These guidelines can help you build, manage and maintain a realistic budget that will set you on the path toward reaching your financial aspirations.

Set Goals
When setting your budget, you should also set goals you want to achieve by a certain deadline, even if that’s simply having your income and expenses balance out each month. Goals can be short-term, like saving for a weekend getaway within a month; medium-term, such as saving for a down payment on a house in a year or two; or long-term, like paying off your mortgage in 15 years.

Calculate Earnings
Your monthly budget should be based on your take-home pay, so make sure to know exactly how much income you bring in after taxes and other expenses that are automatically deducted from your check, such as health insurance and your retirement plan contribution.

Track Expenses
Once you know exactly how much money you bring in each month, track your spending – every purchase, no matter how small – for at least one month to clearly see where your money goes and what expenses are required and which ones are optional.

Categorize Spending
After a month of tracking your spending, you’ve probably learned something about your habits, but you also have enough data to begin categorizing your expenses based on what is required each month and what is extra. Required expenses can include rent, insurance, student loan payments, utilities, gasoline and food. While some of these bills may change month-to-month, you can use bank statements to find an average. Extra expenses are ones you can live without, such as cable, internet, dining out, movies and more.

Write It Down
Start with pen and paper if you have to, but writing out your monthly budget and being able to track spending month-to-month is often key to sticking to your plan. Include columns for income, each required expense, every extra expense and savings, and analyze monthly where you fell short or where you could improve in the coming months. There are also computer programs and smartphone apps available to help make budgeting easier.

Stick to It
Once you’ve set your budget, be wary of temptation that could drive you off-track. Always remind yourself of your goal and know that small sacrifices will pay dividends in the future. Make decisions before you make a purchase by asking yourself if you’ll use it often or if you can do without. If you’re afraid you might be tempted, use cash or leave your credit card at home.

Make Necessary Adjustments
There may come a point when your budget no longer meets your financial needs or expectations. Rather than scrap the budget altogether, revisit it and adjust accordingly to meet your needs. Know that along the way, new expenses may arise or problems may occur that require a shift in how you reach your goals.

Find more tips for reaching your financial goals at eLivingToday.com.

Take a Holistic Approach to Retirement Planning

Although retirement is a milestone for all working adults, decades of hard work may not pay off if you haven’t planned for your financial needs once a regular paycheck stops coming.

According to research by the Insured Retirement Institute (IRI), millions of Baby Boomers stepping into their retirement years have unrealistic expectations and lack a full understanding of the danger of running out of money during retirement. However, the challenges do not stop with Baby Boomers. A recent study indicated 47 percent of Gen-Xers and more than half of Millennials believe a secure retirement is beyond their reach.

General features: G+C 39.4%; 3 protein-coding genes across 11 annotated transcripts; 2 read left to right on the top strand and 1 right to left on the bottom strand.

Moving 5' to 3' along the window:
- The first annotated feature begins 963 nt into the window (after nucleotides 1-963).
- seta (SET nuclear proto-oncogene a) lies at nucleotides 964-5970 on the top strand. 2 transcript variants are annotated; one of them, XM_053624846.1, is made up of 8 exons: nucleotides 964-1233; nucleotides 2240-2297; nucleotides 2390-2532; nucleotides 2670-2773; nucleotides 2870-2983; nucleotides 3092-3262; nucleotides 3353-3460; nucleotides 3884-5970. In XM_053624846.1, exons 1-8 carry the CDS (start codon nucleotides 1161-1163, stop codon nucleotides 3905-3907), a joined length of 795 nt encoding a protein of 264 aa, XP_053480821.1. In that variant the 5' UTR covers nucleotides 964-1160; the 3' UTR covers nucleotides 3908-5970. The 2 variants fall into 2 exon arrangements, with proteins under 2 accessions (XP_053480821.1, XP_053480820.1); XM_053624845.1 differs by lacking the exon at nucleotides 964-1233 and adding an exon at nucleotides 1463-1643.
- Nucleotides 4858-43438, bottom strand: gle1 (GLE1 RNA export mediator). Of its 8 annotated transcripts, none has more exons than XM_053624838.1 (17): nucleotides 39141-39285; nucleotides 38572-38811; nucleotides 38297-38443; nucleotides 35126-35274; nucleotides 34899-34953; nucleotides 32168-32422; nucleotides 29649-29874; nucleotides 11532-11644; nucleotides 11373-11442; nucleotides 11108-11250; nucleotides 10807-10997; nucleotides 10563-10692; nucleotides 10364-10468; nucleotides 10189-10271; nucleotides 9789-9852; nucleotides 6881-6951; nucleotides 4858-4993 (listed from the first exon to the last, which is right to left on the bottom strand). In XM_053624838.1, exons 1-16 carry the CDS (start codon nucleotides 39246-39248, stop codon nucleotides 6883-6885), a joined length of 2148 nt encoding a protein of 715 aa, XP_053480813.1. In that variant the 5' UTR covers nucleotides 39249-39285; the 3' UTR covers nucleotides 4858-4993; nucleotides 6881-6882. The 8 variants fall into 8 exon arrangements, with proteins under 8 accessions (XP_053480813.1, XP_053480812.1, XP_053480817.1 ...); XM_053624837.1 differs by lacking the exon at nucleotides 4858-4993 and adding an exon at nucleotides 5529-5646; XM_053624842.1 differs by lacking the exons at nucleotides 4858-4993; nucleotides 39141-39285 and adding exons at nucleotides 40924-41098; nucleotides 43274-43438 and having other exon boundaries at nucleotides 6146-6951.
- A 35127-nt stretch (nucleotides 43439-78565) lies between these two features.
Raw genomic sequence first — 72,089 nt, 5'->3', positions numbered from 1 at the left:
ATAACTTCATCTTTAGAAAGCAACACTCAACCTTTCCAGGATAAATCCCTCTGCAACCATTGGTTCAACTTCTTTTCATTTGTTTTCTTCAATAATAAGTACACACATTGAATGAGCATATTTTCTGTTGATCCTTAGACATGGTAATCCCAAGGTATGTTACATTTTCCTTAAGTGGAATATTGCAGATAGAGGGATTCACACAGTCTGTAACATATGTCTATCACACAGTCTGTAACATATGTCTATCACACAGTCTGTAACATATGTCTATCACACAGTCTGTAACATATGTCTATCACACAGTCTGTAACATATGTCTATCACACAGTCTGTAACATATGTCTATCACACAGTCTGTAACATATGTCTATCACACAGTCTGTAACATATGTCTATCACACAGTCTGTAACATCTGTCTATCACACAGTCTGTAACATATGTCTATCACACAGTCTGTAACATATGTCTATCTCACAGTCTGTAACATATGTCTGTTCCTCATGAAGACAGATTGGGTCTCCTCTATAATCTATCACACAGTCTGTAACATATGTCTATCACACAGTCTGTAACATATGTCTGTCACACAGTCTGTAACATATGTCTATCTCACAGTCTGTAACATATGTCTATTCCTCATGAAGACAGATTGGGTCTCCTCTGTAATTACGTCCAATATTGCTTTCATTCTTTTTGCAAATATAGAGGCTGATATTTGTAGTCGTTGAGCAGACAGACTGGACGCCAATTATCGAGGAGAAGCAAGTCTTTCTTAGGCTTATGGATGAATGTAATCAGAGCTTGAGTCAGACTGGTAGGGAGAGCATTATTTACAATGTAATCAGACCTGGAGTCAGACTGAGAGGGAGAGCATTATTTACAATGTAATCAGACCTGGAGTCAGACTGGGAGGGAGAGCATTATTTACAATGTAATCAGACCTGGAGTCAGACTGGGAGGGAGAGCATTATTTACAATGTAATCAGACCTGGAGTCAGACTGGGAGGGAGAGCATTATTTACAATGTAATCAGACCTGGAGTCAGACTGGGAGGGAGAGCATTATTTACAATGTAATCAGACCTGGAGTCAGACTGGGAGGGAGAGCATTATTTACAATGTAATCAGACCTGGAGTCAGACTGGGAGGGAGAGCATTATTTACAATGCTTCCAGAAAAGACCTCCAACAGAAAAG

Experts generally concur that it’s never too early to begin planning for retirement, but depending on your stage of life, your approach may vary. Consider this advice from the experts at IRI to get on a path toward financially secure retirement.

Building a career
Once you have a solid budget, stick to it and set aside some money to save. Compound interest adds up over time and the earlier you start compounding, the better. Credit will also start to play more of a factor in your life, as major expenses like buying a house or car, or starting a business rely greatly on your credit.

Mid-career
This mid-career life stage is a good time to set a retirement savings goal, and now is also the time to consider hiring a financial advisor. A professional can help you explore less understood but worthwhile approaches to holistic retirement planning such as annuities. Annuities are essentially insurance contracts that come in different types and offer several options to meet a variety of financial objectives. They are a guarantee of income as you age.

Late career
At this stage, you probably have a better idea as to when you will be able to retire, but it’s important to review your savings on an annual basis and make adjustments, if needed, to stay on track.

Ready for retirement
This is the time to start making some choices, such as whether you will downsize your home and how to eliminate as much debt as possible. One of the more complex aspects surrounding retirement can be determining which of your accounts to tap and in what order, and a professional can help guide you.

Explore more resources and tools to aid your retirement planning at retireonyourterms.org.

Photos courtesy of Getty Images

SOURCE:
eLivingToday.com